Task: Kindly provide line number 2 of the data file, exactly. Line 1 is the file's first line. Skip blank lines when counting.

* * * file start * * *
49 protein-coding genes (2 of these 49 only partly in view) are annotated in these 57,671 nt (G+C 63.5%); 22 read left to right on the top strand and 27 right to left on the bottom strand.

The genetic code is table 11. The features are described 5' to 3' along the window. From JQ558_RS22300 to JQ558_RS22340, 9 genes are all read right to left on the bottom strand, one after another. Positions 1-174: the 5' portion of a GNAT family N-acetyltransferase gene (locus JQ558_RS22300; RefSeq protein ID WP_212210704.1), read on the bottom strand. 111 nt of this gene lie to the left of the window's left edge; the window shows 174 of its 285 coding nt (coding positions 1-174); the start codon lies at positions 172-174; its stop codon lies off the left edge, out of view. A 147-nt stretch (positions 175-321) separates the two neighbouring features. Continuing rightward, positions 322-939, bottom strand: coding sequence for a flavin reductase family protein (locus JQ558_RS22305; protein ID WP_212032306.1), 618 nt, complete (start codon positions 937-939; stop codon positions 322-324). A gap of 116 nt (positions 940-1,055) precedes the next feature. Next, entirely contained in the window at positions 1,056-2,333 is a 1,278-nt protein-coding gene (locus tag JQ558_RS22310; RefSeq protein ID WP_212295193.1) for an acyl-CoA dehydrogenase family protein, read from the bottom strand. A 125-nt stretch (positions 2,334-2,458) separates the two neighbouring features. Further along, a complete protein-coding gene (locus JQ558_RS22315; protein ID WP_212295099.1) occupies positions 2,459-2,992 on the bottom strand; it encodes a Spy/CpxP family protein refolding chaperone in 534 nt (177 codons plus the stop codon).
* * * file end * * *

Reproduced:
The genetic code is table 11. The features are described 5' to 3' along the window. From JQ558_RS22300 to JQ558_RS22340, 9 genes are all read right to left on the bottom strand, one after another. Positions 1-174: the 5' portion of a GNAT family N-acetyltransferase gene (locus JQ558_RS22300; RefSeq protein ID WP_212210704.1), read on the bottom strand. 111 nt of this gene lie to the left of the window's left edge; the window shows 174 of its 285 coding nt (coding positions 1-174); the start codon lies at positions 172-174; its stop codon lies off the left edge, out of view. A 147-nt stretch (positions 175-321) separates the two neighbouring features. Continuing rightward, positions 322-939, bottom strand: coding sequence for a flavin reductase family protein (locus JQ558_RS22305; protein ID WP_212032306.1), 618 nt, complete (start codon positions 937-939; stop codon positions 322-324). A gap of 116 nt (positions 940-1,055) precedes the next feature. Next, entirely contained in the window at positions 1,056-2,333 is a 1,278-nt protein-coding gene (locus tag JQ558_RS22310; RefSeq protein ID WP_212295193.1) for an acyl-CoA dehydrogenase family protein, read from the bottom strand. A 125-nt stretch (positions 2,334-2,458) separates the two neighbouring features. Further along, a complete protein-coding gene (locus JQ558_RS22315; protein ID WP_212295099.1) occupies positions 2,459-2,992 on the bottom strand; it encodes a Spy/CpxP family protein refolding chaperone in 534 nt (177 codons plus the stop codon).